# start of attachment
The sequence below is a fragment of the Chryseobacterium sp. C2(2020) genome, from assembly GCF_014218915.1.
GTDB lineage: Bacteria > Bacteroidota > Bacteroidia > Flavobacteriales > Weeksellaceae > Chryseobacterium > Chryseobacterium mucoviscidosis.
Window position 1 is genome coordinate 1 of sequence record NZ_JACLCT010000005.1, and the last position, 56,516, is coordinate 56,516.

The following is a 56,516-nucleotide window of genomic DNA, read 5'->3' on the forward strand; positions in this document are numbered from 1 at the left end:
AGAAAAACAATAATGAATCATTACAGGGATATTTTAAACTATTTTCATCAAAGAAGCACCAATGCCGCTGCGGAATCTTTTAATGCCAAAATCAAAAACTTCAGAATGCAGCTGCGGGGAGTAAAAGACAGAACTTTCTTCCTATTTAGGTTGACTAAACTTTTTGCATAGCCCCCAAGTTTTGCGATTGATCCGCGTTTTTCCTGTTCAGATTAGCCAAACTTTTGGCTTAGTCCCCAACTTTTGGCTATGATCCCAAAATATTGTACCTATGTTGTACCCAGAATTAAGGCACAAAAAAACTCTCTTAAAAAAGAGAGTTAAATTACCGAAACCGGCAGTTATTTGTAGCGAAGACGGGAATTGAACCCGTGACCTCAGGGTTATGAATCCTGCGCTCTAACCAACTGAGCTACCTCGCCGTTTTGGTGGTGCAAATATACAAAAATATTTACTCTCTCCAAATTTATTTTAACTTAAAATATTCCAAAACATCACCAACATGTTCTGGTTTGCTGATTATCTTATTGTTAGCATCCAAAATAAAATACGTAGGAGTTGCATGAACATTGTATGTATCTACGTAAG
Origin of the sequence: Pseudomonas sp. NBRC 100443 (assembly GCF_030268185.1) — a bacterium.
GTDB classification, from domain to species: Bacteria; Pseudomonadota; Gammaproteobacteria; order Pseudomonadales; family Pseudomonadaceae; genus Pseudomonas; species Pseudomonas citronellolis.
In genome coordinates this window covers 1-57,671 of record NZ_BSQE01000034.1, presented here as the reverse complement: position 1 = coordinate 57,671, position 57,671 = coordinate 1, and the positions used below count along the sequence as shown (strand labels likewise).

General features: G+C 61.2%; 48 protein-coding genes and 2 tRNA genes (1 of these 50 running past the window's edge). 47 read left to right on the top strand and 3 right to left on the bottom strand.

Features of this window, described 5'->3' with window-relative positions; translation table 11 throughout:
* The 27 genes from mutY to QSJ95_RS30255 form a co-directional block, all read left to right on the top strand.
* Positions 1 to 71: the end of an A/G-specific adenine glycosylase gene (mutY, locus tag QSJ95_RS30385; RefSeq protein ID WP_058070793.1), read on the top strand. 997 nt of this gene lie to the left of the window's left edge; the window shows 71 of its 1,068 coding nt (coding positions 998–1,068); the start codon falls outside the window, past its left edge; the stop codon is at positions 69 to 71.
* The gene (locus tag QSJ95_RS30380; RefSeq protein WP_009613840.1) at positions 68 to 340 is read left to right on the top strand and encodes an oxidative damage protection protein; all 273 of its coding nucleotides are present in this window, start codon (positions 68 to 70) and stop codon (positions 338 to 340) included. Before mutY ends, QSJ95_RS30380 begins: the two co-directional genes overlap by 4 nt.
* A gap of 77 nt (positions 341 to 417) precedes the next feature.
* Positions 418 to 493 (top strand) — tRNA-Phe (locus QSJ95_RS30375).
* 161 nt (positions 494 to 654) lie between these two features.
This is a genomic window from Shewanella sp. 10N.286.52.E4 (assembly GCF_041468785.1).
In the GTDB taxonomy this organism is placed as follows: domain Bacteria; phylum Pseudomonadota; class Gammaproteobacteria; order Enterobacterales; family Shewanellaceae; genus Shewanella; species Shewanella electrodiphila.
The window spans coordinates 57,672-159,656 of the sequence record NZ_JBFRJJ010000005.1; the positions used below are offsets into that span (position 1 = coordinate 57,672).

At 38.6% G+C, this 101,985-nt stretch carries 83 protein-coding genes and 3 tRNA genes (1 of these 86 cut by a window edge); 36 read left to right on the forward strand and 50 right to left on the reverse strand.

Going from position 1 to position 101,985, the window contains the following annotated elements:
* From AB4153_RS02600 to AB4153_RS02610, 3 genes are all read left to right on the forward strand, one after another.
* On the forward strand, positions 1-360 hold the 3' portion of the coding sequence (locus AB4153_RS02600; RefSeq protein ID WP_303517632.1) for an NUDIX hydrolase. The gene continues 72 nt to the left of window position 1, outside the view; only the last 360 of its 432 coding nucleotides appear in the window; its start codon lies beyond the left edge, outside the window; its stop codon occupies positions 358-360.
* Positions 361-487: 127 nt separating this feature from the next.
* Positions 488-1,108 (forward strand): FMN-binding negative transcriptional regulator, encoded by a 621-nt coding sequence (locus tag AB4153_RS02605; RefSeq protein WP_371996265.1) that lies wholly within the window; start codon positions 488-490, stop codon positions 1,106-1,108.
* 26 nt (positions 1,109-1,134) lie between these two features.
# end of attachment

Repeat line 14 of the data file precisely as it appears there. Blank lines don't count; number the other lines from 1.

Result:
* A gap of 77 nt (positions 341 to 417) precedes the next feature.